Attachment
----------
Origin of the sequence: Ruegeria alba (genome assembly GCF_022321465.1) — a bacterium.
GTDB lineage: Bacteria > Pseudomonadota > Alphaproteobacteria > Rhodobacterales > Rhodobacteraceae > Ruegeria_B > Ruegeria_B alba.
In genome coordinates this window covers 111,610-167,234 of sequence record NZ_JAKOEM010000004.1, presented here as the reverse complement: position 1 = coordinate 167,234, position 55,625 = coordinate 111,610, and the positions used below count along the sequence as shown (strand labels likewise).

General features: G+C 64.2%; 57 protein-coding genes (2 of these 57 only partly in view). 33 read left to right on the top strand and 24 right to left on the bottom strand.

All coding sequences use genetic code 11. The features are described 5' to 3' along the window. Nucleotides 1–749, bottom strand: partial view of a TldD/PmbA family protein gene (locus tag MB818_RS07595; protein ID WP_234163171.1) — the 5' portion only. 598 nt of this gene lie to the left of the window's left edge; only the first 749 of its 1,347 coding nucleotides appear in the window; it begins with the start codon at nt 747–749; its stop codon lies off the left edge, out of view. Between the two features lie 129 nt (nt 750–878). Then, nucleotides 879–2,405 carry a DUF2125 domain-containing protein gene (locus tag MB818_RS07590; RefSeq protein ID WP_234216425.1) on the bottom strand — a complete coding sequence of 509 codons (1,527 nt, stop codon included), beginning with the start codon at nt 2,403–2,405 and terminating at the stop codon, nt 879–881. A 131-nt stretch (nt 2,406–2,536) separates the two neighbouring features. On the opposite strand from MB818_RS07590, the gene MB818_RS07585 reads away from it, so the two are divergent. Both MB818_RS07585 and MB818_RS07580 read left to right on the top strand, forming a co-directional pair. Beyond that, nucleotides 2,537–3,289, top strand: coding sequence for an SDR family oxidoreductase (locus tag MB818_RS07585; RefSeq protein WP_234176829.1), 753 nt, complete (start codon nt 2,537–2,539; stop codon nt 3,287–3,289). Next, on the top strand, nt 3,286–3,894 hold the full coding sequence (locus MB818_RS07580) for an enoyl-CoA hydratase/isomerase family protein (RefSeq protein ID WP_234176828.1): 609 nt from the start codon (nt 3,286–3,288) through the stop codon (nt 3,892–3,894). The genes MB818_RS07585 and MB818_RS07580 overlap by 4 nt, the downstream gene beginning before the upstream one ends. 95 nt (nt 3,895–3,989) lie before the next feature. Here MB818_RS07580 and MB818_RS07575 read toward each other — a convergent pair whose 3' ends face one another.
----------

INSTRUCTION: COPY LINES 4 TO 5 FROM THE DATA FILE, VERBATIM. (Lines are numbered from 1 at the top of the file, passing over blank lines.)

General features: G+C 64.2%; 57 protein-coding genes (2 of these 57 only partly in view). 33 read left to right on the top strand and 24 right to left on the bottom strand.

All coding sequences use genetic code 11. The features are described 5' to 3' along the window. Nucleotides 1–749, bottom strand: partial view of a TldD/PmbA family protein gene (locus tag MB818_RS07595; protein ID WP_234163171.1) — the 5' portion only. 598 nt of this gene lie to the left of the window's left edge; only the first 749 of its 1,347 coding nucleotides appear in the window; it begins with the start codon at nt 747–749; its stop codon lies off the left edge, out of view. Between the two features lie 129 nt (nt 750–878). Then, nucleotides 879–2,405 carry a DUF2125 domain-containing protein gene (locus tag MB818_RS07590; RefSeq protein ID WP_234216425.1) on the bottom strand — a complete coding sequence of 509 codons (1,527 nt, stop codon included), beginning with the start codon at nt 2,403–2,405 and terminating at the stop codon, nt 879–881. A 131-nt stretch (nt 2,406–2,536) separates the two neighbouring features. On the opposite strand from MB818_RS07590, the gene MB818_RS07585 reads away from it, so the two are divergent. Both MB818_RS07585 and MB818_RS07580 read left to right on the top strand, forming a co-directional pair. Beyond that, nucleotides 2,537–3,289, top strand: coding sequence for an SDR family oxidoreductase (locus tag MB818_RS07585; RefSeq protein WP_234176829.1), 753 nt, complete (start codon nt 2,537–2,539; stop codon nt 3,287–3,289). Next, on the top strand, nt 3,286–3,894 hold the full coding sequence (locus MB818_RS07580) for an enoyl-CoA hydratase/isomerase family protein (RefSeq protein ID WP_234176828.1): 609 nt from the start codon (nt 3,286–3,288) through the stop codon (nt 3,892–3,894). The genes MB818_RS07585 and MB818_RS07580 overlap by 4 nt, the downstream gene beginning before the upstream one ends. 95 nt (nt 3,895–3,989) lie before the next feature. Here MB818_RS07580 and MB818_RS07575 read toward each other — a convergent pair whose 3' ends face one another.